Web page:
Landmarks of Roseville: Arches, Sculpture Park, Grinding Stones, Locomotives

ros_arch_funhomRoseville has always been a working town, blue-collar, meat and potatoes, tough railroad boys in the schools, never known for tourists, landmarks or public art. But we have some. The Vernon Street arch is nice, railroad themed and telling you you’re leaving Atlantic Street and entering Vernon Street.

ros_sig_dntwnBut the other side of the sign is confused. If you see this side you are LEAVING downtown Roseville and heading North on Atlantic St. Downtown Roseville is behind you.


Coming from Riverside Avenue the signs are equally confused as is the name of the street, the nearest river being the Sacramento River 17 miles west. ros_junct_stat_plaqAbove  is the plaque explaining the junction sign at right above.

sculp-rdSculpture Park is located off of N. Sunrise Ave behind the Home Depot, 350 N. Sunrise Ave Roseville 95661.  This park is a trailhead for Miner’s Ravine bike trail.


This .8 acre park features a large statue named “Cosmos” and charming tile plaques done by children (to replace the original bronze plaques pried off and stolen by vandals or thieves). Opens at sunrise and closes one hour after sunset.

ros_maidu_plaqThe oldest landmark is the Maidu “Grinding Rocks/Bedrock Mortars”. “Maidu Indians used grinding rocks as food preparation utensils. Archaeologists use the term, “bedrock mortars” to describe these unique tools…”  Via the Historic Marker Database


Maidu Indian Bedrock Mortars

Maxim-Nordenfelt 37mm Auto Cannon Mark II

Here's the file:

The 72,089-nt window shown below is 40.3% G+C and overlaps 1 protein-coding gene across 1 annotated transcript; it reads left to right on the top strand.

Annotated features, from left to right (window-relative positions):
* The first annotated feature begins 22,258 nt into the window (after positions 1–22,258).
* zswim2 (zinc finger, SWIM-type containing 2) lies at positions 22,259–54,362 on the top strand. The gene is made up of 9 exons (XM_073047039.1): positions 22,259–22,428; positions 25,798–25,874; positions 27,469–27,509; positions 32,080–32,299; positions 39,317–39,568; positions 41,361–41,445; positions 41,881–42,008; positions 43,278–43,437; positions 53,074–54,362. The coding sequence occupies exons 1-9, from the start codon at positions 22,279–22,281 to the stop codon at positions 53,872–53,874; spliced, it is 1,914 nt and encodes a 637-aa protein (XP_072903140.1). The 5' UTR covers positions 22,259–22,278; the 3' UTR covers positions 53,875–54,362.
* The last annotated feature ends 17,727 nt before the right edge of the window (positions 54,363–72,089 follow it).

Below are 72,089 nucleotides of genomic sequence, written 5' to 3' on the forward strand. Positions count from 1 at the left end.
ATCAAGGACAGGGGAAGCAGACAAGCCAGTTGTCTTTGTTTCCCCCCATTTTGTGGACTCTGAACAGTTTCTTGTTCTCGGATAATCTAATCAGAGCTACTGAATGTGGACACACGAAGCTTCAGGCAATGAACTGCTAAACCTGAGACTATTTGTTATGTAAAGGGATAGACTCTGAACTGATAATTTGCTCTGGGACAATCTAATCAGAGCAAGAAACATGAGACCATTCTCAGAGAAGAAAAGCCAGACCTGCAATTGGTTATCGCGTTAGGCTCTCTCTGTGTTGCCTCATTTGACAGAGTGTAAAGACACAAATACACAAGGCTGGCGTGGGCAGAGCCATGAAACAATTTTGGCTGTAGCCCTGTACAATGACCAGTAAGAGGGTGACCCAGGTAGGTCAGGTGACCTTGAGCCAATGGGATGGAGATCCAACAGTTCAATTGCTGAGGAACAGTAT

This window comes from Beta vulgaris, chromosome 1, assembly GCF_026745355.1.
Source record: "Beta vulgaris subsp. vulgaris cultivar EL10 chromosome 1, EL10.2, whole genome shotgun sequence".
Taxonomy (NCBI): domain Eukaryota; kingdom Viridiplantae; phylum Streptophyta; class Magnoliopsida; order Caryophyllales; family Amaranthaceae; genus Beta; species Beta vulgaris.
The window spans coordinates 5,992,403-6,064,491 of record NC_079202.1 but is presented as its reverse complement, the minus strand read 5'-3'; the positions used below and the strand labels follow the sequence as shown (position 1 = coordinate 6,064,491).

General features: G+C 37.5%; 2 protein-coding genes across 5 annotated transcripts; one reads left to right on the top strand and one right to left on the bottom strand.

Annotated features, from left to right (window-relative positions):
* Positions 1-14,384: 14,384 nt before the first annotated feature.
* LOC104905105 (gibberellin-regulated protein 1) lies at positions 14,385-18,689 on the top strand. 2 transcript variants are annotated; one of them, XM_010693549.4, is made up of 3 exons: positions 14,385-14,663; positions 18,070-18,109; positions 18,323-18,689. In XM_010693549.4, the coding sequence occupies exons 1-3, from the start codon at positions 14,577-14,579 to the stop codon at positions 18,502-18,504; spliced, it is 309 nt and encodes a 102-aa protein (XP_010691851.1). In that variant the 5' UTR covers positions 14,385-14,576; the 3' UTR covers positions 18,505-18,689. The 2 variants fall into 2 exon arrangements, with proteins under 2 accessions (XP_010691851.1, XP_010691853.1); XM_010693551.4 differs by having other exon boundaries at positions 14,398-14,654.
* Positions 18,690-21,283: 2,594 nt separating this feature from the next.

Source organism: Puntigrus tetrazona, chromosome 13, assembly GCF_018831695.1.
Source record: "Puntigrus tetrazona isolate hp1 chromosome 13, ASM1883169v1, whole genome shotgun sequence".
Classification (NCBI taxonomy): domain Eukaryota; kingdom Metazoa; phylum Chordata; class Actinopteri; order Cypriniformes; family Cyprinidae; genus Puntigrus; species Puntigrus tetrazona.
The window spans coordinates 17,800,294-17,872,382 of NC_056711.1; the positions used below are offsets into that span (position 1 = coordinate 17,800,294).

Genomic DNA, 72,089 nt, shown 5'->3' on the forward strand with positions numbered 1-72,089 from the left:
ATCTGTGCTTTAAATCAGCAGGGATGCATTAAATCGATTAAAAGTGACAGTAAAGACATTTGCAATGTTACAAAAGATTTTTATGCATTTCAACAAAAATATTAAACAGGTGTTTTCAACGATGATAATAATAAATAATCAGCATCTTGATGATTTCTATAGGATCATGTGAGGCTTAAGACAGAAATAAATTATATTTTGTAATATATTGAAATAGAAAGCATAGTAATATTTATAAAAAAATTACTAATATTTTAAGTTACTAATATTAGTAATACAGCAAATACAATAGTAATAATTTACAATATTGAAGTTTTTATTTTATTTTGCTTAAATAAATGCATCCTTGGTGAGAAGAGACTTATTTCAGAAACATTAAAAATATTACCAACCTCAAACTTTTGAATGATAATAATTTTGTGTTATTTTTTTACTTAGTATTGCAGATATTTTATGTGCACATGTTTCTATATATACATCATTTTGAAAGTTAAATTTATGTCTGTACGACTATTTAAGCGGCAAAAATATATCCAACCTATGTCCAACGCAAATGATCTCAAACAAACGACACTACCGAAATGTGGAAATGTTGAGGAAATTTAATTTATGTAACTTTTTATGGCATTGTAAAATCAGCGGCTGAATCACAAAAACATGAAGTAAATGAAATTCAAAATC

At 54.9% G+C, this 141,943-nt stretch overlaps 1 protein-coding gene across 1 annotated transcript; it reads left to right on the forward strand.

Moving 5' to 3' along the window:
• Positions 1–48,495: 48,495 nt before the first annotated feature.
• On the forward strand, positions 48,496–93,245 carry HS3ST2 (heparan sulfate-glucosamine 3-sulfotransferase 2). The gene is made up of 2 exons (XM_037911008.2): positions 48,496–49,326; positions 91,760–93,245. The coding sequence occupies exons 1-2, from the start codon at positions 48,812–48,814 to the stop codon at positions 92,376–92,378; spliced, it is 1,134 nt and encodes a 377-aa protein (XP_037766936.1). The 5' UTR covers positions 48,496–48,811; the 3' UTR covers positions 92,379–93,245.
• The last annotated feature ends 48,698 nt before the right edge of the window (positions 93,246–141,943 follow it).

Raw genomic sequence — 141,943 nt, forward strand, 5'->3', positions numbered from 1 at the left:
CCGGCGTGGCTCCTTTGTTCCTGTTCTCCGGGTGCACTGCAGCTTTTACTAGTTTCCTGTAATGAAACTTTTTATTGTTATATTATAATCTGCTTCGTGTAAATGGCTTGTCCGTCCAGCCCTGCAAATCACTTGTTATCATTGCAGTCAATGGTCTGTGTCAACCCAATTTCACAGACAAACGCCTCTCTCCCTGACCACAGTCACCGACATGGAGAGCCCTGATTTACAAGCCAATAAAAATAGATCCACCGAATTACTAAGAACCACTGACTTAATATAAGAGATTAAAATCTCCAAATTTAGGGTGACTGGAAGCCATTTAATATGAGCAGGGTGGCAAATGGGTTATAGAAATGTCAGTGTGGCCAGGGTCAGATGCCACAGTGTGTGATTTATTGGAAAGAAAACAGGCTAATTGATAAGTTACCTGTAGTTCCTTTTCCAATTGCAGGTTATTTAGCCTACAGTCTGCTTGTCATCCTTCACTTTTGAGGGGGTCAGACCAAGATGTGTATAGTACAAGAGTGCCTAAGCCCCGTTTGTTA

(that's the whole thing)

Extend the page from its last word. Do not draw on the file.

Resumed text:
Maxim-Nordenfelt 37mm Auto Cannon Mark II

Defending Roseville’s Veteran’s Memorial Hall and Royer Park is a 37mm naval automatic cannon circa 1908. Probably had more “man-stopping punch” than the Colt Model 1911 in putting down Filipino “Moro” insurgents of its era.


Maxim-Nordenfelt 37mm Auto Cannon Mark II


Maxim-Nordenfelt 37mm Auto Cannon Mark II

These twin breech-loading guns below look even older than the Maxim-Nordenfelt but no plaque was attached.








Different Kind of Grinding Mortar: 1918 US 6 Inch Trench Morter

Looking no more deadly than a piece of sewer pipe, the 1918 6-inch trench mortar could loft high explosive bombs from high overhead and rain them down behind walls and into trenches and foxholes. Mortars were the most feared of the VC weapons.


To complete the military theme, here’s most of a WWII era “Quonset hut” across the creek from the artillery.


DSC02255This is the icon of Roseville, Southern Pacific’s mighty locomotives. Repaired and maintained here, when running-in they are operated at high RPM for many hours adding to our noise and ‘diesel plume’ air pollution; but the smell of ‘bread and butter’ to the SP families.




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